Understanding Informal Education

Informal education is the wise, respectful and spontaneous process of cultivating learning. It works through conversation, and the exploration and enlargement of experience.

(Jeffs, T. and Smith, M. K. (1997, 2005, 2011). ‘What is informal education?’)

At Guardian Adventures, we take Informal Education quite seriously.  The adventures that we run for our highest level of immersion allow for the participants to have both autonomy (free choice) as well as agency (ability to affect the outcome).  Our staff are adept at creating a story arc that can adapt to the participants’ choices and allow them to explore the world in a way that we may not have predicted.  In doing so, we are creating a truly immersive and innovative experience where the student is driven by their own curiosity to solve the mysteries they discover and to play the role of a hero in a journey of their own making.

We see informal education (the environment and offering) and informal learning (the process driven by the student) as being superb supplements to form education where students are directed by teachers and administration on what to learn and how to learn it.  Because informal learning is student-directed, the student determines the best approach and desired outcome… which is what most of our learning experience in life outside of school.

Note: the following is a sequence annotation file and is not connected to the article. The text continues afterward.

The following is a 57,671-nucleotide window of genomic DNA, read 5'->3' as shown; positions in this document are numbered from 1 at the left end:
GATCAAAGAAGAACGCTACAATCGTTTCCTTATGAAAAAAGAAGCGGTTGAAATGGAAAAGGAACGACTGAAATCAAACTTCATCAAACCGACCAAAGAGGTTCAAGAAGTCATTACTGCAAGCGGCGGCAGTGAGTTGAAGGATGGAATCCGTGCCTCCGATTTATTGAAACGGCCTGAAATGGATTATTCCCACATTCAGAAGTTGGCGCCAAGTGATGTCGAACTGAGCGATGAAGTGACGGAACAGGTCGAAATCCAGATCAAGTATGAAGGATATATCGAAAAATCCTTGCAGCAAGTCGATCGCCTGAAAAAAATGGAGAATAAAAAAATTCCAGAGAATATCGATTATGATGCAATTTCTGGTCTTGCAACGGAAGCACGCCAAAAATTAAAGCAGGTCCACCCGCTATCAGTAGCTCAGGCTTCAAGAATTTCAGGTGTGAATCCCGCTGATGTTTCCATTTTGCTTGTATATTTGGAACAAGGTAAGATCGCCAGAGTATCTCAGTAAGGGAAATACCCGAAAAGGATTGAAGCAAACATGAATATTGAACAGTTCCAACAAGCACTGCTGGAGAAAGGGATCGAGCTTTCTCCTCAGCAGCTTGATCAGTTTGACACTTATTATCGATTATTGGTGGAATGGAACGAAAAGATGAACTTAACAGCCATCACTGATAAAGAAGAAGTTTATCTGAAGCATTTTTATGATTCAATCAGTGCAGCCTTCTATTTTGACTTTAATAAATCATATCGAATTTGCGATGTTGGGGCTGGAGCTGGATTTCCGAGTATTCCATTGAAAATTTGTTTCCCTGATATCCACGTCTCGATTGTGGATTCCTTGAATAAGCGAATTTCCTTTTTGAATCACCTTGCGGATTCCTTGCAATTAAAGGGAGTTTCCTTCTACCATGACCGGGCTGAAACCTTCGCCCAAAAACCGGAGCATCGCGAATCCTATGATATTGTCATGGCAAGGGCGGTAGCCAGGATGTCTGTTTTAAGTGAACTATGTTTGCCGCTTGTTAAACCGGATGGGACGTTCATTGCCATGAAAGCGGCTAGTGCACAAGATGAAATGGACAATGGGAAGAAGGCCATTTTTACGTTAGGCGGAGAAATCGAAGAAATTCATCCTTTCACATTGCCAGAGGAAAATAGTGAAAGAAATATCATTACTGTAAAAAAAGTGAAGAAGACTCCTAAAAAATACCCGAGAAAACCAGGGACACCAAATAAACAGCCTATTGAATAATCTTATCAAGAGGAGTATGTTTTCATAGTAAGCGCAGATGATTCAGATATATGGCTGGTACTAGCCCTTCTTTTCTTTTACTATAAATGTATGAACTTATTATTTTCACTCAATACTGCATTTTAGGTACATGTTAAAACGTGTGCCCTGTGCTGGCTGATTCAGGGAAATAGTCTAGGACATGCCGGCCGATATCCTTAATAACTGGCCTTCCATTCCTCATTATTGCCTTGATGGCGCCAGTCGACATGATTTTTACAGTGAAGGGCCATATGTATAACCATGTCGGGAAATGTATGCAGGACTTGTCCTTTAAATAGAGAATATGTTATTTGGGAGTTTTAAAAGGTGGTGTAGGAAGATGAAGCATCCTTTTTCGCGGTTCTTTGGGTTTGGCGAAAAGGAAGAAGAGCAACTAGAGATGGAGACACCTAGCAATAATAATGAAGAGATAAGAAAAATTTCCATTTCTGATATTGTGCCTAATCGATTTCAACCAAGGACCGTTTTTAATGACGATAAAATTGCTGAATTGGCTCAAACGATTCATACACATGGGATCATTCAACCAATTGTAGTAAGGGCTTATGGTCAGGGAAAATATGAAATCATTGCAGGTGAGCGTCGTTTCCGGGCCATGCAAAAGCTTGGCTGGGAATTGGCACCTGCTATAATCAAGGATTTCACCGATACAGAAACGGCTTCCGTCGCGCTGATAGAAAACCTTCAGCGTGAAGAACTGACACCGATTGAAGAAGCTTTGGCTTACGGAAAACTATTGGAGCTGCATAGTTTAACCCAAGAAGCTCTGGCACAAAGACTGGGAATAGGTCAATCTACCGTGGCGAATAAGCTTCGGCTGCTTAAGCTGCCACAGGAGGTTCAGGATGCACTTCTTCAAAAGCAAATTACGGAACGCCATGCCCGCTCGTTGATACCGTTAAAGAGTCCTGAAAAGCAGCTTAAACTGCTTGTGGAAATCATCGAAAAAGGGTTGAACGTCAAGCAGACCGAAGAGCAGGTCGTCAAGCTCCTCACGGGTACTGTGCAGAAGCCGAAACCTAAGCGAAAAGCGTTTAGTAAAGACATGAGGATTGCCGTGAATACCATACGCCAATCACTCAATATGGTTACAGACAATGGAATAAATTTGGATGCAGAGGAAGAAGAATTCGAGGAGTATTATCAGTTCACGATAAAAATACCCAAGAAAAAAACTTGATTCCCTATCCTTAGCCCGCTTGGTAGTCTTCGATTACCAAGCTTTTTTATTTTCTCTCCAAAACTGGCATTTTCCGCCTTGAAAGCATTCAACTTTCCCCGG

Are you interested in introducting an informal education environment or program?  Fill out the form below and let’s talk.

The Importance of Informal Education by Guardian Adventures CEO and Founder, Meghan Gardner

“Informal learning experiences, in contrast, build on the diverse interests and curiosity of learners and support their self-motivated inquiries. The valued outcomes of informal learning are often particularly rich in contributions to social and emotional development, to identity and motivation, to developing skills of collaboration and mutual support, and to persistence in the face of obstacles and in inquiry on time scales of weeks, months, and even years. Informal learning activities also often result in products and accomplishments of which students are justly proud and for which product-appropriate measures of quality are needed.” –  MIT MacArthur

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